Forward Movement: Hitting Inside-Out on a Short Ball Using the Carioca Step
Tennis is a game of movement and there are many ways to move forward. However, sometimes familiar footwork patterns can hinder what the upper body - namely the shoulders and hitting arm - are supposed to do.
When we move from side to side, where the body makes a unit-turn and runs with the front of the body perpendicular to the net, the movement of the feet usually contributes to proper body position for a quality groundstroke. However, moving forward and stepping forward with a typical running step brings the hips forward and ends up with the player facing the net at the critical moment of contact.
A solution to this footwork dilemma is the Carioca Step.
Players who tend to stay back in doubles after making a return or after serving are often faced with a short ball hit to their inside position. (To the backhand of a right-hander playing the deuce court, or to the forehand of a right-hander playing the ad side.)
Notoriously, 3.0 and 3.5 players tend to hit this shot down the line - right to their opponent's net player! Even while players know they should not hit this ball to the net player, many do not know how to execute the footwork pattern necessary to provide for a good stroke crosscourt.
When a player is moving towards the net while swinging, the dynamics of the stroke change. If the player fails to adjust for these changes, an inside ball will tend to be hit down the line. Some players recognize this and simply lay the racquet back in order to push the ball crosscourt.
While this can keep the ball away from the net player, it does not allow for a very effective stroke to be hit.
One of the best ways to hit a firm, topspin or slice stroke, inside out (crosscourt) from a short inside ball is to employ what I call the Carioca Step. (Some people call it the “grapevine” step.)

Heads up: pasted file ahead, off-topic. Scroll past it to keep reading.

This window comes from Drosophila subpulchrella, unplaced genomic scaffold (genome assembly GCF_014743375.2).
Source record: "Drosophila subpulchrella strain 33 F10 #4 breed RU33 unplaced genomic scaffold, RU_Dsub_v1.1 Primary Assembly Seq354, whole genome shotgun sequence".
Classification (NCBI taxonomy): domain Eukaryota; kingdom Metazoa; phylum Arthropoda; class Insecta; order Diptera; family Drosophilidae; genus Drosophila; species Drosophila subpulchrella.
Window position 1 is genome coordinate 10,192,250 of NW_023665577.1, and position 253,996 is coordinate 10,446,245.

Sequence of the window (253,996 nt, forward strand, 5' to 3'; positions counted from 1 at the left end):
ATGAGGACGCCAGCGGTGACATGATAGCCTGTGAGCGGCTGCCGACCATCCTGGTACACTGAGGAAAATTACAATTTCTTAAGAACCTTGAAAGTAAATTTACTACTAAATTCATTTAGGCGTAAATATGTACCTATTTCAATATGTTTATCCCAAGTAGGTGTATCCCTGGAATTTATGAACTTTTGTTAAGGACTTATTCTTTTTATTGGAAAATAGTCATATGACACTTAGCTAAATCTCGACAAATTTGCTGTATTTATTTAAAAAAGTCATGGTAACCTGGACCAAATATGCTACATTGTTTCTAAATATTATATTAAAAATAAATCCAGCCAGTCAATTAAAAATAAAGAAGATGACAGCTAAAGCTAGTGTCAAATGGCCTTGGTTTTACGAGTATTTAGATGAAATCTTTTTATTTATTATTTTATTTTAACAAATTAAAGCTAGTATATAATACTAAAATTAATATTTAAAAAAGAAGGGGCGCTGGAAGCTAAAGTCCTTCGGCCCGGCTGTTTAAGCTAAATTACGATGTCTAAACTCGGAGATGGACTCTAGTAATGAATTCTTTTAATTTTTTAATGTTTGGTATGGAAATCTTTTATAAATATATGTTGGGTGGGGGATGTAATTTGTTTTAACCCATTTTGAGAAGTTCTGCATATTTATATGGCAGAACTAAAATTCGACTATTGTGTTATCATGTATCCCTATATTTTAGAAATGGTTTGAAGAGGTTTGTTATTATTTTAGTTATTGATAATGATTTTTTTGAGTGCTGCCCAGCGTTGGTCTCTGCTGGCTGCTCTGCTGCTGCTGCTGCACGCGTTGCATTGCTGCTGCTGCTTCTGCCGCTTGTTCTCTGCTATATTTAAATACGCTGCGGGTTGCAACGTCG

Pete Sampras executes the carioca step.
The issue is that when a player steps through with their back leg during the swing, the swing pattern changes, usually causing the player to hit the ball too early to keep such an inside ball away for the net player.
Hitting the Short Ball While Moving
When taking the short ball, If we step forward using a normal walking or running step - the hips tend to rotate away from the desired sideways position to one facing the net during or prior to making contact. When the hips rotate, the upper body follows this lead and rotates with the hips. On an inside ball, this will make us swing too early and cause this inside ball to go down the line.
Instead, during the contact portion of the stroke, take your next step BEHIND the front hitting foot (as in a normal closed or neutral stance swing). This will keep your body sideways through this critical phase of the stroke and help prevent opening up too early. This is especially helpful on the backhand side.
On the forehand side, this footwork pattern is often done also. However, because the hitting arm on the forehand is behind us, the detrimental aspects of walking through the shot are not as magnified. (The hitting arm/shoulder is leading the way on the backhand…thus, the step-through on the backhand creates a very problematic footwork pattern when coming in on short balls.)
Practice the Carioca Step by having your coach or partner feed you balls from behind, forcing you to move forward on the shot.
When players get comfortable with the Carioca Step, it happens smoothly and fluidly allowing the player to attack the short ball with a dynamic topspin or slice shot.
Have a pro or a friend toss balls from behind you towards the net on this inside track. If you move forward to get this ball (that is, a
ball moving forward, away from you, and towards the net), you will be able to practice this move correctly.
Work on the Carioca Step slowly at first to maintain balance and control, and then add more speed and more pace to the shot once you master the pattern.
As always, we would love to hear your views on the subjects raised in this newsletter. Please click here to send your email directly to me.
Dave Smith, TennisOne Associate Editor
(Click link to purchase Dave Smith's book, Tennis Mastery, at tenniswarehouse.com.
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